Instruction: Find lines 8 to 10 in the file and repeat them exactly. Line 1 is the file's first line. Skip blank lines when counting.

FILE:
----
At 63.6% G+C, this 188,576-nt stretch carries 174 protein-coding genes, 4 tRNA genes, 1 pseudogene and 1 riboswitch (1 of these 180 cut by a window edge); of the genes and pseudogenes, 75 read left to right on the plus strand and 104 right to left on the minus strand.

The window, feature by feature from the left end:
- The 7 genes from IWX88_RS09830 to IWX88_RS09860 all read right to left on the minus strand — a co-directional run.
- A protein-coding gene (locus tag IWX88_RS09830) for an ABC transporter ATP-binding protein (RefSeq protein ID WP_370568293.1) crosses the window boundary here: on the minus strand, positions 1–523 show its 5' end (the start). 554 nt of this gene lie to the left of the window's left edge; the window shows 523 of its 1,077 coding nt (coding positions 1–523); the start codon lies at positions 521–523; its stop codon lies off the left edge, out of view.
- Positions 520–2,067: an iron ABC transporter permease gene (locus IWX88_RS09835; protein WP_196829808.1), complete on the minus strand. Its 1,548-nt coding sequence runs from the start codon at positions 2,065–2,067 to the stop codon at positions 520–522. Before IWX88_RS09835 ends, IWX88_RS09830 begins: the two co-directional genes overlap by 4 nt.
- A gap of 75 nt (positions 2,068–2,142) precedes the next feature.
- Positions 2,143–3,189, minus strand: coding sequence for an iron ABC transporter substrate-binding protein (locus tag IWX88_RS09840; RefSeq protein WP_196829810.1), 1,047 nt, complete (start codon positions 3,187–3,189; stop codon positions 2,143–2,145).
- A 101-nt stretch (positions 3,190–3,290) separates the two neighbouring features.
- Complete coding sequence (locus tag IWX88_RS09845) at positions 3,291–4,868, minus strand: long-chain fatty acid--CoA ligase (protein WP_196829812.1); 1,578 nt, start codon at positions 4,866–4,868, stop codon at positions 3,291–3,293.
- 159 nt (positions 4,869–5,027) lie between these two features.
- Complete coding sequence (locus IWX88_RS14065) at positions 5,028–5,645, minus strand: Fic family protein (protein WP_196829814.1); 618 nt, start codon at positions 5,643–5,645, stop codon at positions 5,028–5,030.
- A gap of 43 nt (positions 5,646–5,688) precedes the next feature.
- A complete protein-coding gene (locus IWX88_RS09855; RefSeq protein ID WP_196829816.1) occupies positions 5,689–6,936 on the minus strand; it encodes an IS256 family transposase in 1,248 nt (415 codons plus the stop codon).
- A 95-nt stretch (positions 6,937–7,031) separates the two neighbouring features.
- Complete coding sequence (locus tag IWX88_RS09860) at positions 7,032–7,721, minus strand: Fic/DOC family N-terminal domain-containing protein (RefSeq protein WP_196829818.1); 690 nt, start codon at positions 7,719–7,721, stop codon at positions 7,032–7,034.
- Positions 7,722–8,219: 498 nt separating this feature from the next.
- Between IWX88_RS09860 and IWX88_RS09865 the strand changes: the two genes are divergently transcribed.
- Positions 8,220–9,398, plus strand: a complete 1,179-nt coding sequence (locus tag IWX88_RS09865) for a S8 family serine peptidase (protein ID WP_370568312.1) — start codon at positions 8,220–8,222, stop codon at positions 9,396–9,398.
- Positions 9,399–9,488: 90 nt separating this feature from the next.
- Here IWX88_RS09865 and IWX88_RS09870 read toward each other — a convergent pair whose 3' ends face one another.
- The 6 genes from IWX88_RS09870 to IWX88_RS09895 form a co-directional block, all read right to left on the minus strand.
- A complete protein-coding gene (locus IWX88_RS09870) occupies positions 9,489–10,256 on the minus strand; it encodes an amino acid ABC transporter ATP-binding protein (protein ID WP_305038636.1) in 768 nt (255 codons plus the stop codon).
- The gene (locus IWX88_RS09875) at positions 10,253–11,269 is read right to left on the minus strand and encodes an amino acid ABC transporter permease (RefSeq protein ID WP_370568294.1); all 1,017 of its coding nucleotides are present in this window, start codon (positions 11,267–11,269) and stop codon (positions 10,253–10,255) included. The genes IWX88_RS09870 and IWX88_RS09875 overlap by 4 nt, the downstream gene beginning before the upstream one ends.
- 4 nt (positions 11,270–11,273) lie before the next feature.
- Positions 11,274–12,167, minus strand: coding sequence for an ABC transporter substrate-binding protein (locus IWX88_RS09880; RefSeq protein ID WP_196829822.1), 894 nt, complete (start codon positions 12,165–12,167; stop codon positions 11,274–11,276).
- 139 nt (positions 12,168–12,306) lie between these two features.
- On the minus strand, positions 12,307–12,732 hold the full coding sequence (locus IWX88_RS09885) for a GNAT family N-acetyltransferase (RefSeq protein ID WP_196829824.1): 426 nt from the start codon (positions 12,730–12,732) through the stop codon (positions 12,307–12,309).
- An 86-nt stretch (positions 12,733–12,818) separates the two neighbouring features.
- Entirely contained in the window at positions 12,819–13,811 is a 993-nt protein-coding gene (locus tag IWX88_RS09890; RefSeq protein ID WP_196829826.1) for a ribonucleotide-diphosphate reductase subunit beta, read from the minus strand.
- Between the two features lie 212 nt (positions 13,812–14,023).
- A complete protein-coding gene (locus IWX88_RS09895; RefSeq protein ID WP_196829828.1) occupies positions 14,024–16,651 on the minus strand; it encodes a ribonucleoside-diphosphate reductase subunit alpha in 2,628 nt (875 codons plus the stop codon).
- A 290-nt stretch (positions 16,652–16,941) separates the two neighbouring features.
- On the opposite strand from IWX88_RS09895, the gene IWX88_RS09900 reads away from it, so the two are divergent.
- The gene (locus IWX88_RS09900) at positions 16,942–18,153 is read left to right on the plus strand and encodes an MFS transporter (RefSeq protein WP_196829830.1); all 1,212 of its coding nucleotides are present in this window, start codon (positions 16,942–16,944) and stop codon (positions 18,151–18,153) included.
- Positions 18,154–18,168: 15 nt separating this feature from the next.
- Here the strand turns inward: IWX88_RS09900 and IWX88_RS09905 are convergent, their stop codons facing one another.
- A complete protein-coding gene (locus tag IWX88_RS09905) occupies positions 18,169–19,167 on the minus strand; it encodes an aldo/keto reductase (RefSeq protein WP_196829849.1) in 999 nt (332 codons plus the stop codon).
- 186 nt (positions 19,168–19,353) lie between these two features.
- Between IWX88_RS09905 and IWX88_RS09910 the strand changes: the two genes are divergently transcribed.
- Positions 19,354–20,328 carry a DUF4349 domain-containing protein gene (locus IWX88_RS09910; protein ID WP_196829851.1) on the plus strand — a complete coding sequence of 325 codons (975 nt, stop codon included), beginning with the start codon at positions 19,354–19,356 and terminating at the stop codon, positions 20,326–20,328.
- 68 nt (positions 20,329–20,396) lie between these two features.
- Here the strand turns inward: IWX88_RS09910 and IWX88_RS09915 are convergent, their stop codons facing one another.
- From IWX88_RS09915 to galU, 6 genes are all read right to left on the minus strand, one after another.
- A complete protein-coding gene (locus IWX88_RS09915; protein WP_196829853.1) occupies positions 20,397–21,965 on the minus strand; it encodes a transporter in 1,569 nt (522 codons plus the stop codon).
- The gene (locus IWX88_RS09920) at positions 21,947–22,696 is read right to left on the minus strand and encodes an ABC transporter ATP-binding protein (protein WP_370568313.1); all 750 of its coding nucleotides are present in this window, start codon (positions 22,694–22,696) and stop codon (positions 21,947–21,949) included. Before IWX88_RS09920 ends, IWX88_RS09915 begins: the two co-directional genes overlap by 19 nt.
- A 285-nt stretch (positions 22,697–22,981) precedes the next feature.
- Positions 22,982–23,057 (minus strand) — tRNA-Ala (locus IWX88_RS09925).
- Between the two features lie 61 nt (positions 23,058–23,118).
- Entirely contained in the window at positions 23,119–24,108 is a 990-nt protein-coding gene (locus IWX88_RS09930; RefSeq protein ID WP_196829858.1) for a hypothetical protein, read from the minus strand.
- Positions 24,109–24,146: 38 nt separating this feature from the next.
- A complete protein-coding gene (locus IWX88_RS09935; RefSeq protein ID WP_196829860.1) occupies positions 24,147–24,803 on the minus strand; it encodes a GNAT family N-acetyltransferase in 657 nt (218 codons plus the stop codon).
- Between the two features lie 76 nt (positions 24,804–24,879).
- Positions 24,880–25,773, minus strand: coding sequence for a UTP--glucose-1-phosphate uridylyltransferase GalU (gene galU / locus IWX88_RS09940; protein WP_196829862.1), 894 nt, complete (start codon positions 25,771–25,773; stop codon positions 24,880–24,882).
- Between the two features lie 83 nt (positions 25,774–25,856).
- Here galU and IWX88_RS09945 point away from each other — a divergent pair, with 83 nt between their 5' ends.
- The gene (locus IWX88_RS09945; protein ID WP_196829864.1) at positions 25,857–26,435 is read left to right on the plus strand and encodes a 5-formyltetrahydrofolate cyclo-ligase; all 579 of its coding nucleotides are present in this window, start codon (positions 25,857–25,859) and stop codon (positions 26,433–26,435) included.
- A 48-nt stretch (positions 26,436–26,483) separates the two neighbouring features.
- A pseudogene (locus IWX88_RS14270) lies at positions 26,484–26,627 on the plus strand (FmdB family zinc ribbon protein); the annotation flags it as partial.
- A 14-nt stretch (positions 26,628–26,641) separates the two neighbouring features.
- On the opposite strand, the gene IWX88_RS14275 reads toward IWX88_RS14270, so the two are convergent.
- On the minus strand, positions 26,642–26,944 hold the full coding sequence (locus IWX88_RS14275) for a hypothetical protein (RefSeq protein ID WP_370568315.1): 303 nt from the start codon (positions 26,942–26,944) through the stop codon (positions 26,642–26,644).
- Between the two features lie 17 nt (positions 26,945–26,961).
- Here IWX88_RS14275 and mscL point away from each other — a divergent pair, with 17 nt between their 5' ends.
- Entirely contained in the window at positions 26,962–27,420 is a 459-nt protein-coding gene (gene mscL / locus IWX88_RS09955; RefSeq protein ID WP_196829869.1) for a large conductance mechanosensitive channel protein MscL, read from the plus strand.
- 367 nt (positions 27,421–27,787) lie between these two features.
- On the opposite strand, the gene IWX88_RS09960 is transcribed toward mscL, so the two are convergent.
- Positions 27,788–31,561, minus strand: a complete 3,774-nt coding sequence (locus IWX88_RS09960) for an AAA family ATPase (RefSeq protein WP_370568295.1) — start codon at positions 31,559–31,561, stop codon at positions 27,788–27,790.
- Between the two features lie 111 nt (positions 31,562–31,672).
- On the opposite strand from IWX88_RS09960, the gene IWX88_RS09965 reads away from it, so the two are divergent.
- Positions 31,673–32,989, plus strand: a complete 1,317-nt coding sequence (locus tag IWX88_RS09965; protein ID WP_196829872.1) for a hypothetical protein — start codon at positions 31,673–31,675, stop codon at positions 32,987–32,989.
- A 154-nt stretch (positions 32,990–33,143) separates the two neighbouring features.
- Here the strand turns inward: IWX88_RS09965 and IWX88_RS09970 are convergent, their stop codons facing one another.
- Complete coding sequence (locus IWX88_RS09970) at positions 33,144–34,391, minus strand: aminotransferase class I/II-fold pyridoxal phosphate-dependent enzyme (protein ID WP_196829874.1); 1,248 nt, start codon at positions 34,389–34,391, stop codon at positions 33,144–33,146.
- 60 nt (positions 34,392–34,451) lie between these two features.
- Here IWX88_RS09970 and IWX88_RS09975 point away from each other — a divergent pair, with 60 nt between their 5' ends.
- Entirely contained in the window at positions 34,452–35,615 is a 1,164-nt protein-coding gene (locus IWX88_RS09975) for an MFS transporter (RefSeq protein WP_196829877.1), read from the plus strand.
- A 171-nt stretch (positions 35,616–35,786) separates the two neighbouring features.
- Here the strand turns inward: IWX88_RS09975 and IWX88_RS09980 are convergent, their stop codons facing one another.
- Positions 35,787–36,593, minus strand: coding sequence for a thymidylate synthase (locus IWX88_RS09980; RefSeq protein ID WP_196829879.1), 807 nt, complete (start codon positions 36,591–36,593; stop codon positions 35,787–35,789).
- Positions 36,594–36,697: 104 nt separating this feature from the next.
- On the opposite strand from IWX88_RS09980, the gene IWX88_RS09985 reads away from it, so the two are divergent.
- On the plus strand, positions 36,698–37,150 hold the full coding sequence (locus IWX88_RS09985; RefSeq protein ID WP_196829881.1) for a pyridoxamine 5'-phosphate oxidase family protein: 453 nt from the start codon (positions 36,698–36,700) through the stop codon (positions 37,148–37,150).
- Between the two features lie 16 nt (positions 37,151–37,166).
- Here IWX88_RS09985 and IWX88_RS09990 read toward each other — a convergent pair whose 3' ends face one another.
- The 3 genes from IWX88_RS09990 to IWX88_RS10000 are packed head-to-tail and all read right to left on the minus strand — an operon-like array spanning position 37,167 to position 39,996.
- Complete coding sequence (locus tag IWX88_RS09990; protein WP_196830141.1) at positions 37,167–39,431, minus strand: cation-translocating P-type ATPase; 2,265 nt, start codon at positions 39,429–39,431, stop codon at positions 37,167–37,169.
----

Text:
- A 101-nt stretch (positions 3,190–3,290) separates the two neighbouring features.
- Complete coding sequence (locus tag IWX88_RS09845) at positions 3,291–4,868, minus strand: long-chain fatty acid--CoA ligase (protein WP_196829812.1); 1,578 nt, start codon at positions 4,866–4,868, stop codon at positions 3,291–3,293.
- 159 nt (positions 4,869–5,027) lie between these two features.